2010 to bring ICC milestone; labor pains drag on elsewhere
Sunday, January 3, 2010
The most dramatic planned event of 2010 involving the Washington region's transportation system is likely to be the partial opening of Maryland's Route 200, the long-awaited, long-debated Intercounty Connector.
But the workers on the connector and other high-impact transportation projects have months -- and in some cases, years -- of labor ahead before they and motorists will experience the completed projects.
Here's a look at the milestones and millstones travelers will encounter this year:
The value and impact of the connector have been disputed for half a century, right through December, when the toll rates were set. The next debate is likely to focus on the impact on Montgomery County traffic when the first seven-mile segment opens between Interstate 270/370 and Georgia Avenue.
If it works as planners envision, it will ease congestion on the heavily traveled east-west secondary roads in the area. But some neighbors fear that opening only part of the highway will distort traffic patterns and at least temporarily add to congestion, particularly on Route 28.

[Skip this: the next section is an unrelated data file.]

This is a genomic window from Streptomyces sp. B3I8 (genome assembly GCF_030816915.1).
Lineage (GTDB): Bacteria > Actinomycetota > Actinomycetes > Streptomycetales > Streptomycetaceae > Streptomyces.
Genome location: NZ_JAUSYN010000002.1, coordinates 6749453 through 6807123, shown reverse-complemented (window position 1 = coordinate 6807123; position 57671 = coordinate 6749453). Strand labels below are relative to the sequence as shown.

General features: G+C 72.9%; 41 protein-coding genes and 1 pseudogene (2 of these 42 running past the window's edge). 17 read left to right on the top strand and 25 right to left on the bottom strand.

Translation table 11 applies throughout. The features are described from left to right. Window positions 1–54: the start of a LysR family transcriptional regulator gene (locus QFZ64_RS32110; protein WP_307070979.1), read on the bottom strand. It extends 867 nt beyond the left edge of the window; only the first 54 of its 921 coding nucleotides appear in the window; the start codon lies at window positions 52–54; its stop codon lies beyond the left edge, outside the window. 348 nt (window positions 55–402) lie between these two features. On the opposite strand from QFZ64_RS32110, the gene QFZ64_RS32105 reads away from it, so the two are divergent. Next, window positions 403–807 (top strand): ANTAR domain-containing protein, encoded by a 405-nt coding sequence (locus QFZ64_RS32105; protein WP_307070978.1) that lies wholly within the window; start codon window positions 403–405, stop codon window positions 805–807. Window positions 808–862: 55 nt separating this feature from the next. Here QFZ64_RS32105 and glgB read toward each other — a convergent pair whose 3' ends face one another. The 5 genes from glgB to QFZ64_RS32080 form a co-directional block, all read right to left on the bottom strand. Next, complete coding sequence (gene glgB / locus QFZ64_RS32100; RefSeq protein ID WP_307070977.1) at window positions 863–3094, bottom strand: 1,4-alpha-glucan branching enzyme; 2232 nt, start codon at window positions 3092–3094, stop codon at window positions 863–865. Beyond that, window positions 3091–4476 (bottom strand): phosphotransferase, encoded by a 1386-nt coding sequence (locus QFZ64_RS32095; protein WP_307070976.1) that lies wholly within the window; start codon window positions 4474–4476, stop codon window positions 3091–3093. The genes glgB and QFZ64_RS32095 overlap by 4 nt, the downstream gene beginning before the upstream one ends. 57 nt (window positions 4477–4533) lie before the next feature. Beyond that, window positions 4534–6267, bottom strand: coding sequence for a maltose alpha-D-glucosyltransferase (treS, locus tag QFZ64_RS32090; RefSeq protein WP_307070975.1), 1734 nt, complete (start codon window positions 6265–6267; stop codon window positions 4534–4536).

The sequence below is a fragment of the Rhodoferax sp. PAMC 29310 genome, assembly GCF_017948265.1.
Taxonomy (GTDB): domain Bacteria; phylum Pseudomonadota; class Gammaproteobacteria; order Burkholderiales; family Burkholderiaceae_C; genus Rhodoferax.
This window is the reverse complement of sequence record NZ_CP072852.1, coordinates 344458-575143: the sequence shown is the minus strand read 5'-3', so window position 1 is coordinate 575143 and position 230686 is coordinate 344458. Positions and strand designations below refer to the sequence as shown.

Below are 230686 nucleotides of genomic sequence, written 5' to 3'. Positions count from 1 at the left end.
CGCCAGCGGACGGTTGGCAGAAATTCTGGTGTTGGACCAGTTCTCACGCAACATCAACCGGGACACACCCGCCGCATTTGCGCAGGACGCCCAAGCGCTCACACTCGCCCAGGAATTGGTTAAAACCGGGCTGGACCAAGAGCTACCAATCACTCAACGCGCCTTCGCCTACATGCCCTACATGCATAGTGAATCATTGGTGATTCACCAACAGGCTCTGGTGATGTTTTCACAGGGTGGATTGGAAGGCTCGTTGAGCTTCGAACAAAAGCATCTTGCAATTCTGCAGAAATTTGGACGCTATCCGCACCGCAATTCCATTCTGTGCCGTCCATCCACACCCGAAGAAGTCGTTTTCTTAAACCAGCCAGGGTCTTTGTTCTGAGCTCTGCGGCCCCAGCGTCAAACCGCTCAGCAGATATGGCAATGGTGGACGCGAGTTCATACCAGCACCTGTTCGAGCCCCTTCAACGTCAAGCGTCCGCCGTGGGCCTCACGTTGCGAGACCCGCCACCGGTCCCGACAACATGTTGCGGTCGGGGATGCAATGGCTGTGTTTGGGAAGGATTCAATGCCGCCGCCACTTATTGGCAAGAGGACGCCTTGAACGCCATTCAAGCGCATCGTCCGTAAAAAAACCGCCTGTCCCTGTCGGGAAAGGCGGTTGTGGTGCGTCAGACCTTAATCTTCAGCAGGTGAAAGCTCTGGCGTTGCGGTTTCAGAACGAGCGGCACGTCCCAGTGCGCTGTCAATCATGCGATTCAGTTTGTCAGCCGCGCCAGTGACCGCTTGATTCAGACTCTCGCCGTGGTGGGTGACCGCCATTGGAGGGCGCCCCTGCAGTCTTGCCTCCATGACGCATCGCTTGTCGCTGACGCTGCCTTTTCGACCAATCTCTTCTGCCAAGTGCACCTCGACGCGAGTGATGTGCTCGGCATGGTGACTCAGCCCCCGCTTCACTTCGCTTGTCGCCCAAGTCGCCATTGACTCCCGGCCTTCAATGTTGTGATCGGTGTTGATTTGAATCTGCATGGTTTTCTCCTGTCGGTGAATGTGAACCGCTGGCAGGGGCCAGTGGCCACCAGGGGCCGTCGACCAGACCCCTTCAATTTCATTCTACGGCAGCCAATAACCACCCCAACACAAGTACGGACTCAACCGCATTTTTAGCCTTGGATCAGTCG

The construction on the western side of the Capital Beltway in Virginia was designed to minimize traffic disruptions by adding lanes on the outside of the two loops before converting the inner lanes to high-occupancy toll lanes. But the widening of the overpasses and bridges will continue to slow travel, especially at off-peak times.
The impact is most noticeable in Tysons Corner, where the HOT lanes construction at the Route 7 and Route 123 junctions affects driving to or through the commercial center of Northern Virginia.
After a holiday break, the left lane in each direction on Route 123 will again be shut for construction at the Beltway.
It's only just begun. The construction of the rail line to Wiehle Avenue in Reston will have its greatest impact along Route 7 in Tysons Corner.